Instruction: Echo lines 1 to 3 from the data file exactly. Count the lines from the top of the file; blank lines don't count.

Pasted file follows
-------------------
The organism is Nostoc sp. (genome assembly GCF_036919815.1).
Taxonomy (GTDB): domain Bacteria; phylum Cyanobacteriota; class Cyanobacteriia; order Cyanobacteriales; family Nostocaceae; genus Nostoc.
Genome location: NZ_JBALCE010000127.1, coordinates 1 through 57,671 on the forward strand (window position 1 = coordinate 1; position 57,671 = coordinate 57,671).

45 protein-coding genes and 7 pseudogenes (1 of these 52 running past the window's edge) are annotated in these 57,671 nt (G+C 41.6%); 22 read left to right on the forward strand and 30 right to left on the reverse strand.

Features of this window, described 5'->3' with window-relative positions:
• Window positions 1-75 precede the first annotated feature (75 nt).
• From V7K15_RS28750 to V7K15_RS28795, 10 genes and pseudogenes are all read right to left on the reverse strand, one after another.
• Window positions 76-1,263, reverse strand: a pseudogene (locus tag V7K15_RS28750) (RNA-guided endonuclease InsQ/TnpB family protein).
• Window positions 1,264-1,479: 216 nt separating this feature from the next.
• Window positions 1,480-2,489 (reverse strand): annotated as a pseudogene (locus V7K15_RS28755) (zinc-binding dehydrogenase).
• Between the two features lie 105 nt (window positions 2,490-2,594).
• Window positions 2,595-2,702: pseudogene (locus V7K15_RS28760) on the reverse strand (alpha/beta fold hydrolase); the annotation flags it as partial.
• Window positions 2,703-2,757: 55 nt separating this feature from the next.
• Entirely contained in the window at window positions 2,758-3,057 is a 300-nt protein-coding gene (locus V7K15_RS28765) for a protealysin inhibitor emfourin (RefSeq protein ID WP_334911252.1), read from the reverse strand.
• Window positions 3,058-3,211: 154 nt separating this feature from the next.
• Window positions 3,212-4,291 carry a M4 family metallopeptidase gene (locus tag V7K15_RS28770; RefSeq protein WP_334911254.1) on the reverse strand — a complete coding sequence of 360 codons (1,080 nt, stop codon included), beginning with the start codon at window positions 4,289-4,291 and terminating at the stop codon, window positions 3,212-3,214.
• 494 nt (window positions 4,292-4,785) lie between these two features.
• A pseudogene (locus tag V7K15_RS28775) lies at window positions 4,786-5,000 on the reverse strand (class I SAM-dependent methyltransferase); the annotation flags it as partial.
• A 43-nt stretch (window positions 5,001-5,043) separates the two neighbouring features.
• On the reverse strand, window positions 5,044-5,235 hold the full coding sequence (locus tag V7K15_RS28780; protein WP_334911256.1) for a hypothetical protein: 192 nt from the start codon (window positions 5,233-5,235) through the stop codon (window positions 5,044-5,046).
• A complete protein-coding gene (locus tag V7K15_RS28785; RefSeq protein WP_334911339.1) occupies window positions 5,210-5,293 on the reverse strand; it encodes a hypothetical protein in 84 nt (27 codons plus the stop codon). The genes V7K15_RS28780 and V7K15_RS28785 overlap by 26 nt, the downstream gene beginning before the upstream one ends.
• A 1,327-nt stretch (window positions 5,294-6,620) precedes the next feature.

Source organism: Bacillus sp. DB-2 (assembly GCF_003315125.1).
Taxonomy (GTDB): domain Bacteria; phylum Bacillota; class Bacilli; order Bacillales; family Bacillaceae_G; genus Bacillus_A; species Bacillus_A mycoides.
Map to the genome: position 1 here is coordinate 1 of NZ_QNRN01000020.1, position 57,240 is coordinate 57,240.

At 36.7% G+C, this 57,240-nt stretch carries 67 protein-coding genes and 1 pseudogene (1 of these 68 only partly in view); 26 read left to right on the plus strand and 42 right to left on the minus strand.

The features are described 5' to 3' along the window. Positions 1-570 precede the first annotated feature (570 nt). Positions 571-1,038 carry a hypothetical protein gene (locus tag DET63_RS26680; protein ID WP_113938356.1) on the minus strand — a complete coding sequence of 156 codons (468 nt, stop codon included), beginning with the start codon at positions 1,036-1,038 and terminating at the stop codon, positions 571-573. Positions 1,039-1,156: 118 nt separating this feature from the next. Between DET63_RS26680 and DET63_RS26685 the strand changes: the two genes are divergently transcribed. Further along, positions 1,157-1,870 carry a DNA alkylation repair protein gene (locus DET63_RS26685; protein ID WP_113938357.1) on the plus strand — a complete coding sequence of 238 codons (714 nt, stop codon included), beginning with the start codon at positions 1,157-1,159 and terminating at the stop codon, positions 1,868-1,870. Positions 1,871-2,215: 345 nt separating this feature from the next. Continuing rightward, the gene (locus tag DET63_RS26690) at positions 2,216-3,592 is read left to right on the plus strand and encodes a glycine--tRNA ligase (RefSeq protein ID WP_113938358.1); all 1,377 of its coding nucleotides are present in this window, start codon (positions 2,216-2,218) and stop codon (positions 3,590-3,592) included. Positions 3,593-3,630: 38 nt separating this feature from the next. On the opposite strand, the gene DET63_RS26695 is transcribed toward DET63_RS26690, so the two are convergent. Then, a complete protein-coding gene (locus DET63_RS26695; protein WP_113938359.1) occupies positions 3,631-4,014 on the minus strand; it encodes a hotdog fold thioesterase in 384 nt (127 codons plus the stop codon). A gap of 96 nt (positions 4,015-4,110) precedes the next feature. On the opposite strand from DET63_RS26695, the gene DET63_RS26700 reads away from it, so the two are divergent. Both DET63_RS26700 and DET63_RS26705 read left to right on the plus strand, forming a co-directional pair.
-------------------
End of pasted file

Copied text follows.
The organism is Nostoc sp. (genome assembly GCF_036919815.1).
Taxonomy (GTDB): domain Bacteria; phylum Cyanobacteriota; class Cyanobacteriia; order Cyanobacteriales; family Nostocaceae; genus Nostoc.
Genome location: NZ_JBALCE010000127.1, coordinates 1 through 57,671 on the forward strand (window position 1 = coordinate 1; position 57,671 = coordinate 57,671).